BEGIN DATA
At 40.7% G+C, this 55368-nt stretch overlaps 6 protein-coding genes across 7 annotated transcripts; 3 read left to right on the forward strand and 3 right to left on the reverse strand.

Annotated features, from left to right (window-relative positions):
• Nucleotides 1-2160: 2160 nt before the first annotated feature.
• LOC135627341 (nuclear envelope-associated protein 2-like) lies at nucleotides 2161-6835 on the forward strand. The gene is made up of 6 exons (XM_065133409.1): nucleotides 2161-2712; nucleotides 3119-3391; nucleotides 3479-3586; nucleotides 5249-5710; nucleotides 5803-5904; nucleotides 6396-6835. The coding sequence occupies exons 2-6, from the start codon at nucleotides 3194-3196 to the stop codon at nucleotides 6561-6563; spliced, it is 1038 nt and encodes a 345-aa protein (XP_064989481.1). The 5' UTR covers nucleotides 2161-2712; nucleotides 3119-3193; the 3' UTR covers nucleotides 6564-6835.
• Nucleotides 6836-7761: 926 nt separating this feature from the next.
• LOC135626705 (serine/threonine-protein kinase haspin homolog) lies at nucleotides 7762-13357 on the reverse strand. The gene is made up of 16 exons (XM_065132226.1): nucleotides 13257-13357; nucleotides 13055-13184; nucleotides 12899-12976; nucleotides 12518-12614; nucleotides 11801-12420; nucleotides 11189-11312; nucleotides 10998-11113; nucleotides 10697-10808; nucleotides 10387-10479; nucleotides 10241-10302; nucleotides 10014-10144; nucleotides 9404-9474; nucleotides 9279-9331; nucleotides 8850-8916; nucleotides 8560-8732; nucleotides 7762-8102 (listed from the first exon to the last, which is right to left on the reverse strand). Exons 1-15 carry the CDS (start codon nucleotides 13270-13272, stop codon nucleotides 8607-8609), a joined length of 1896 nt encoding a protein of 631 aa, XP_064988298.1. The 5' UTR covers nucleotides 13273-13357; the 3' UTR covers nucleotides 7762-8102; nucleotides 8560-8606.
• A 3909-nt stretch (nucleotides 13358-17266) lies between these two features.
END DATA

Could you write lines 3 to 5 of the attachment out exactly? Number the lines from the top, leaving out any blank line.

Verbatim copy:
• Nucleotides 1-2160: 2160 nt before the first annotated feature.
• LOC135627341 (nuclear envelope-associated protein 2-like) lies at nucleotides 2161-6835 on the forward strand. The gene is made up of 6 exons (XM_065133409.1): nucleotides 2161-2712; nucleotides 3119-3391; nucleotides 3479-3586; nucleotides 5249-5710; nucleotides 5803-5904; nucleotides 6396-6835. The coding sequence occupies exons 2-6, from the start codon at nucleotides 3194-3196 to the stop codon at nucleotides 6561-6563; spliced, it is 1038 nt and encodes a 345-aa protein (XP_064989481.1). The 5' UTR covers nucleotides 2161-2712; nucleotides 3119-3193; the 3' UTR covers nucleotides 6564-6835.
• Nucleotides 6836-7761: 926 nt separating this feature from the next.